The parenting story that has gone viral today is that a dad named Mike Mika hacked the classic Donkey Kong video game so his daughter could play as Pauline, the girl who Mario tries to save. So instead of Mario saving Pauline from Donkey Kong, she saves Mario.
Mike’s daughter had been enjoying playing as the Princess in Super Mario Bros. 2, which happens to be my favorite video game of all time, and she was disappointed to learn she couldn’t be the princess in Donkey Kong as well. So her dad took care of it.
“Having kids is incredible. And having a daughter is something special. I get the opportunity to see the world through her eyes. And if this experience has taught me anything, it’s that the world could be just a bit more accommodating. And that if something as innocuous as having Mario be saved by Pauline brings out the crazy, maybe we aren’t as mature in our view of gender roles as we should be.
I didn’t set out to push a feminist agenda, or try to make a statement. I just wanted to keep that little grin lit up on my daughter’s face every time we sit down to play games together.”
Sure, a good number of video games throughout history have featured a male hero who saves a female; that concept caters to a male audience who is wired to solve problems and earn the love and respect of a beautiful female, not to socialize and network with friends like Farmville on Facebook.
The earliest example of an action-based video game where the lead character is a female hero is Metroid; though you wouldn’t know the character is a female until you beat the game.
That’s one of the many reasons I always loved Super Mario Bros. 2; because it was fun (and weird) to play as a female in an action game. I wasn’t ashamed to play as a character who wore a pink dress. I just wanted to win!
In fact, Super Mario Bros. 2 is still often referred to by those who didn’t own the game growing up like I did as “isn’t that the one where you can play as the Princess?”.
Today, Mike Mika has earned cool points with parents across America for thinking of such a clever idea to help his daughter feel special and loved.
It’s a big, dangerous world out there and it’s my job to keep this little bambino safe. But I must channel my fears into positive, rational energy.
There is plenty of truth in the stereotype that parents are over-protective with their first child. I know, because I’m living it right now. Subconsciously, I preview every potentially dangerous situation for Jack; no matter how improbable.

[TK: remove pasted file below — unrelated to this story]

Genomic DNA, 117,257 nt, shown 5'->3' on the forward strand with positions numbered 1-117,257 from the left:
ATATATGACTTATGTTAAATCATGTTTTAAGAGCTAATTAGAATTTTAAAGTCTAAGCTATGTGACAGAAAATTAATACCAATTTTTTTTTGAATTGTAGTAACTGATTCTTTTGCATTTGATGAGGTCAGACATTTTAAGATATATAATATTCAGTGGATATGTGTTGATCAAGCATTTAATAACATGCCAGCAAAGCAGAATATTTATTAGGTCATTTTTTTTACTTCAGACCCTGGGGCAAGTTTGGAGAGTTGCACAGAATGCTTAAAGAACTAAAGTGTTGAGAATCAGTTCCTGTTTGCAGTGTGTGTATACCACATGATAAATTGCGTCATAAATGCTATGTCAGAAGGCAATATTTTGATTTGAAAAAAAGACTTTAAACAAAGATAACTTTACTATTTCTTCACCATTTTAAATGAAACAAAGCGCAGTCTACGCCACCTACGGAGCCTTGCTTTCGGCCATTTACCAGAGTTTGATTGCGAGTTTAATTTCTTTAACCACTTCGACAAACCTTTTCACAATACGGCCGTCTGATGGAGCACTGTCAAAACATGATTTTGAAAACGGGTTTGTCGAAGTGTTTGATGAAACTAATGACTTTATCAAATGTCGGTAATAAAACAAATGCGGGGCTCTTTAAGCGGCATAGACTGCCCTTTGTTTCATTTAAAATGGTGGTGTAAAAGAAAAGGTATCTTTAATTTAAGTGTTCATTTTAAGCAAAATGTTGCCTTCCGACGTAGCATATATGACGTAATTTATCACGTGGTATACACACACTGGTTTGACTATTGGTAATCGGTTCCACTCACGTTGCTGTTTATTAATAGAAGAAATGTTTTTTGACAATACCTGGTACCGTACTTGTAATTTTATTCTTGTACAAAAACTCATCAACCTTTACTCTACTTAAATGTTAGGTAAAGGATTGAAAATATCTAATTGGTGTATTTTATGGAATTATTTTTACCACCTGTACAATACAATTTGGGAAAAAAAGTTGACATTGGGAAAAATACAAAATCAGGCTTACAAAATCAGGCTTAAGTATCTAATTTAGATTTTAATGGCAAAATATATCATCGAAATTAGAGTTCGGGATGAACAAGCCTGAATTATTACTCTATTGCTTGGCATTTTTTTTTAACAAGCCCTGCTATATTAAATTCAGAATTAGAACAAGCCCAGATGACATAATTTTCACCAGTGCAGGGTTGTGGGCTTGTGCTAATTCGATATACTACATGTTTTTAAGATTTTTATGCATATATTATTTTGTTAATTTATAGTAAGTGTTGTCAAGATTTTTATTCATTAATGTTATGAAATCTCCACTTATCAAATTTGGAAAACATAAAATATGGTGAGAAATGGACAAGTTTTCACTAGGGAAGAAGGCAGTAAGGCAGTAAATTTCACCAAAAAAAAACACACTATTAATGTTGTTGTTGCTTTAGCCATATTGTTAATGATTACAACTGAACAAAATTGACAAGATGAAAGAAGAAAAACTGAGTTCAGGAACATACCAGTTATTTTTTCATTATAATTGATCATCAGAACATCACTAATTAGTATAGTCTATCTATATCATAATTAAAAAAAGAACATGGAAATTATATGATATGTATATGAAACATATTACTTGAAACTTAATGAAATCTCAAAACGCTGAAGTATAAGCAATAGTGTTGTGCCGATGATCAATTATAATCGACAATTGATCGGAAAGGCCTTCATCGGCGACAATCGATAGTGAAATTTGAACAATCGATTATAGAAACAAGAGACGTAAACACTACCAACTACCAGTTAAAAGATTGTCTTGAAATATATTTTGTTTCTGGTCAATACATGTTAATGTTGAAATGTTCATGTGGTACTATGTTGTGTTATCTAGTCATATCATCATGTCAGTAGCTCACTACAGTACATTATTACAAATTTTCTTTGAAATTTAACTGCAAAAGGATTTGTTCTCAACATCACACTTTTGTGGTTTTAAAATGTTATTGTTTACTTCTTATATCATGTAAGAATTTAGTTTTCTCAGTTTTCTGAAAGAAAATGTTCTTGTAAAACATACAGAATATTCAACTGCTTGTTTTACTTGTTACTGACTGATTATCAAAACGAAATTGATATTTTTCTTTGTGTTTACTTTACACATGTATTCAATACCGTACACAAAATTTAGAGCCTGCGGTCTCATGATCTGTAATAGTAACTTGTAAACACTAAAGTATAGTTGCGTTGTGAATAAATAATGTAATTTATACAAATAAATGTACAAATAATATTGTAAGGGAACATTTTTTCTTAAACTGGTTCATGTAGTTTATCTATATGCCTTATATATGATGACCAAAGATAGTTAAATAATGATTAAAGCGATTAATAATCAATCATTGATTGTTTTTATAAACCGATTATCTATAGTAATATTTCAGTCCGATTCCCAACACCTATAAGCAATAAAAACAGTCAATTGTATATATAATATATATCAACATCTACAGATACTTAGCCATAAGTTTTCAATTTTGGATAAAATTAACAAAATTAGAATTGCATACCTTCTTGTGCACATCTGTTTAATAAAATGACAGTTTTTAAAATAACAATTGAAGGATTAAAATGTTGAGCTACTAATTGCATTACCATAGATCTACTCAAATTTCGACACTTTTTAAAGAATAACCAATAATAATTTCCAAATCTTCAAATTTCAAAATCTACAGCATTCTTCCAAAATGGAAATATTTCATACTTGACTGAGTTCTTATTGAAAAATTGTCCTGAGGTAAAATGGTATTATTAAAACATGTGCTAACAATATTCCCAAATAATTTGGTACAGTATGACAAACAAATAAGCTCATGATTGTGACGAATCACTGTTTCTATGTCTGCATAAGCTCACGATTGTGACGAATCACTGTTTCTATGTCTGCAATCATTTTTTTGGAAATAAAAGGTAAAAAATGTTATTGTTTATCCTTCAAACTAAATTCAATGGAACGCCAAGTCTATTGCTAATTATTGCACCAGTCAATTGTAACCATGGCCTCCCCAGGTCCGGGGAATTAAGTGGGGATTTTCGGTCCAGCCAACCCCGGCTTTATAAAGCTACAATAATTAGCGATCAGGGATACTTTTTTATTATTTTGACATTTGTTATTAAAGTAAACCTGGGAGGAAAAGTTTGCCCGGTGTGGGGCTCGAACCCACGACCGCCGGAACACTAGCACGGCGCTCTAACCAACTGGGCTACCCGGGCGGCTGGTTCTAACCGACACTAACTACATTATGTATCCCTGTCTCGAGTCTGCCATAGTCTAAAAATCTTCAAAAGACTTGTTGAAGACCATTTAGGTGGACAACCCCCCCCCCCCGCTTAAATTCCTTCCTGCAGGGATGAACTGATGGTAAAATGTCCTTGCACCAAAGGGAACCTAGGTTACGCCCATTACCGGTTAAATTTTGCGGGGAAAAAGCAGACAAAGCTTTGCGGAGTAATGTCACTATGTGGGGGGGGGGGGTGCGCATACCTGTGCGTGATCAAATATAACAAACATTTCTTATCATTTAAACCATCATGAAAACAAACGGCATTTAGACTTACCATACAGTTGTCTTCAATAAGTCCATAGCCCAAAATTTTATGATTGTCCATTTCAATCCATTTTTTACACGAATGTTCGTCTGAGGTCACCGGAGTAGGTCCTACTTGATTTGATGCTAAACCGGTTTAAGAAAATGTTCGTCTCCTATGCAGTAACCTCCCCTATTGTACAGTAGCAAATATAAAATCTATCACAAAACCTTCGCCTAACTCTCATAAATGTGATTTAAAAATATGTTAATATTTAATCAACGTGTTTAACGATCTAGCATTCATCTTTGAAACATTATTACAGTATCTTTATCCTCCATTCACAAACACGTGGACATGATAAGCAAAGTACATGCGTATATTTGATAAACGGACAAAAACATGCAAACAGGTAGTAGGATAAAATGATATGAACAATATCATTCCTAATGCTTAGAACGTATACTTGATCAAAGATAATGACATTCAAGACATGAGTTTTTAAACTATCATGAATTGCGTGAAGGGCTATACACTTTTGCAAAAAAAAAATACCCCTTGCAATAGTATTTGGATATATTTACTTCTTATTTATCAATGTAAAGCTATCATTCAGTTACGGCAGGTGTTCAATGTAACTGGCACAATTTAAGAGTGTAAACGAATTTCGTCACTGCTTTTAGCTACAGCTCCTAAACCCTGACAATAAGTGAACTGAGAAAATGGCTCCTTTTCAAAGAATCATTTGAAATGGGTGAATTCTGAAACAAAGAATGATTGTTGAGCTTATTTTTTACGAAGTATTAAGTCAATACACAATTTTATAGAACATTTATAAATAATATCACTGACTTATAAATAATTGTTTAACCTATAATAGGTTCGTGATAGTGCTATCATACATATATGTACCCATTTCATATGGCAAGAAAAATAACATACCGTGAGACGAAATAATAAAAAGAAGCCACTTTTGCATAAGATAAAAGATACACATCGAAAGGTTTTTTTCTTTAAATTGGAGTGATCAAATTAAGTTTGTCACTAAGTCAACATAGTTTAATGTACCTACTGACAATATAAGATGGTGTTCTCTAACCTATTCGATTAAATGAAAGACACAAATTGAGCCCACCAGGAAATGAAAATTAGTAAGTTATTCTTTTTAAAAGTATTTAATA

I am Jack’s protector- I can not let anything bad happen to him. Like Bruce Banner (the Incredible Hulk), I can instantly turn into the biggest beast of a monster in an effort to protect him. So while I am an average-looking, mild-mannered man, all it takes is Jack being in potential danger for me to transform into a potential killing machine.
But what is most relevant is that I prepare for Jack’s safety in every situation. So that I never have to rescue or save him. Being over-protective means preventing dangerous situations; not just worrying about them happening all the time.
For my 10th birthday on April 20th, 1991, my parents bought me exactly what I wanted the most: Bible Adventures, the Nintendo game. (Yes, it actually existed!) The game was modeled after my favorite video game ever, Super Mario Bros. 2, in that you could carry items above your head and throw them at enemies.
The most interesting (and disturbing!) thing in Bible Adventures was that if you played as Moses’ sister Miriam, you held baby Moses over your head and for some unexplainable reason, if you pressed the B button, you would throw the infant Moses onto the ground…
Miraculously, he would never be injured; whether you tossed him onto the hard concrete sidewalk, on top of a giant mutant spider, directly into a guard throwing spears, or into the river. But I was a 10 year-old boy, so I didn’t let the physical practicality or the Biblical incorrectness of the game bother me too much. But I did have a lot of fun repeatedly throwing baby Moses onto the sidewalk and watching him bounce, cry for a second, then instantly start smiling again. Needless to say, Bible Adventures did not receive the Nintendo Seal of Approval.
Since the day Jack was born, I have always been fearful that I will drop him; knowing that unlike the invincible Nintendo version of baby Moses, my son would not simply bounce and smile afterwards. So now that he is beginning to crawl, it means I carry him around less. Which means I worry less about dropping him, and more about him getting into all kinds of other troubles.
With good reason, I worry about him drowning, being run over by a car, getting electrocuted, choking, falling, getting attacked by a dog, or maybe even getting swooped up by a long-lost pterodactyl. It even scares me to type my fears aloud, even if the last one was a joke.
I am the Papa Bear. I will do whatever it takes to protect Mama Bear and Baby Bear. Don’t make me angry. You wouldn’t like me when I’m angry.